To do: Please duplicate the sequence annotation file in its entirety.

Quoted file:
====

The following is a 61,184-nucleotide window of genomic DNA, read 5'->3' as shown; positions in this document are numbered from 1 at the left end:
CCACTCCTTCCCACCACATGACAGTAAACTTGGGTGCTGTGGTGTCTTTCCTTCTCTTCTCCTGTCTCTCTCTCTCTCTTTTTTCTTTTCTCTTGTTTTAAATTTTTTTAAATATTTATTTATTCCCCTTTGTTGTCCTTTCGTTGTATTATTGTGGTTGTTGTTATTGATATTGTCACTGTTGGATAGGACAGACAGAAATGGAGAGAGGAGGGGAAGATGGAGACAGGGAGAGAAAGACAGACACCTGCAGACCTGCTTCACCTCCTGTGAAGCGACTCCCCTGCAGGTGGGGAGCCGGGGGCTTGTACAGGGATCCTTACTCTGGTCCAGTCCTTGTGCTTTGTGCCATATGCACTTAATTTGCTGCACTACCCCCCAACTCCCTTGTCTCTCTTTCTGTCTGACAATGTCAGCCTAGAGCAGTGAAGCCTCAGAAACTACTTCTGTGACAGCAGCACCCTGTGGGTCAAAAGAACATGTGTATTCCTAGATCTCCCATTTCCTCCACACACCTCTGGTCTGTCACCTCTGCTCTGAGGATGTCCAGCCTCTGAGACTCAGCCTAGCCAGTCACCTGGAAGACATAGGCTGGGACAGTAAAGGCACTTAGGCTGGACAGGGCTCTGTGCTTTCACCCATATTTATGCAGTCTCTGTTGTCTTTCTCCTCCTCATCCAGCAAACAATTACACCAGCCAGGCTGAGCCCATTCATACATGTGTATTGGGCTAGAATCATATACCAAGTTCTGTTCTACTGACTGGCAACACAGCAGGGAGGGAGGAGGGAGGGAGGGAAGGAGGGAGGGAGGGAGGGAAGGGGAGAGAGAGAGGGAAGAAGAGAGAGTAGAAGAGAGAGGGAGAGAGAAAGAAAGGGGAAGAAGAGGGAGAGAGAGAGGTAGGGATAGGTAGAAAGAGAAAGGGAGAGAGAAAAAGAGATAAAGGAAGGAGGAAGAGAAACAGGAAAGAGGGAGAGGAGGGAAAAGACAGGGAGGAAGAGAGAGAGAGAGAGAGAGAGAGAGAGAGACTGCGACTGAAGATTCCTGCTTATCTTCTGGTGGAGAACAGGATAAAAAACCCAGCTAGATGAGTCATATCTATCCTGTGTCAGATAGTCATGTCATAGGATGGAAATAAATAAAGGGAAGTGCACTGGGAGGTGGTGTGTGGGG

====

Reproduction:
The following is a 61,184-nucleotide window of genomic DNA, read 5'->3' as shown; positions in this document are numbered from 1 at the left end:
CCACTCCTTCCCACCACATGACAGTAAACTTGGGTGCTGTGGTGTCTTTCCTTCTCTTCTCCTGTCTCTCTCTCTCTCTTTTTTCTTTTCTCTTGTTTTAAATTTTTTTAAATATTTATTTATTCCCCTTTGTTGTCCTTTCGTTGTATTATTGTGGTTGTTGTTATTGATATTGTCACTGTTGGATAGGACAGACAGAAATGGAGAGAGGAGGGGAAGATGGAGACAGGGAGAGAAAGACAGACACCTGCAGACCTGCTTCACCTCCTGTGAAGCGACTCCCCTGCAGGTGGGGAGCCGGGGGCTTGTACAGGGATCCTTACTCTGGTCCAGTCCTTGTGCTTTGTGCCATATGCACTTAATTTGCTGCACTACCCCCCAACTCCCTTGTCTCTCTTTCTGTCTGACAATGTCAGCCTAGAGCAGTGAAGCCTCAGAAACTACTTCTGTGACAGCAGCACCCTGTGGGTCAAAAGAACATGTGTATTCCTAGATCTCCCATTTCCTCCACACACCTCTGGTCTGTCACCTCTGCTCTGAGGATGTCCAGCCTCTGAGACTCAGCCTAGCCAGTCACCTGGAAGACATAGGCTGGGACAGTAAAGGCACTTAGGCTGGACAGGGCTCTGTGCTTTCACCCATATTTATGCAGTCTCTGTTGTCTTTCTCCTCCTCATCCAGCAAACAATTACACCAGCCAGGCTGAGCCCATTCATACATGTGTATTGGGCTAGAATCATATACCAAGTTCTGTTCTACTGACTGGCAACACAGCAGGGAGGGAGGAGGGAGGGAGGGAAGGAGGGAGGGAGGGAGGGAAGGGGAGAGAGAGAGGGAAGAAGAGAGAGTAGAAGAGAGAGGGAGAGAGAAAGAAAGGGGAAGAAGAGGGAGAGAGAGAGGTAGGGATAGGTAGAAAGAGAAAGGGAGAGAGAAAAAGAGATAAAGGAAGGAGGAAGAGAAACAGGAAAGAGGGAGAGGAGGGAAAAGACAGGGAGGAAGAGAGAGAGAGAGAGAGAGAGAGAGAGAGACTGCGACTGAAGATTCCTGCTTATCTTCTGGTGGAGAACAGGATAAAAAACCCAGCTAGATGAGTCATATCTATCCTGTGTCAGATAGTCATGTCATAGGATGGAAATAAATAAAGGGAAGTGCACTGGGAGGTGGTGTGTGGGG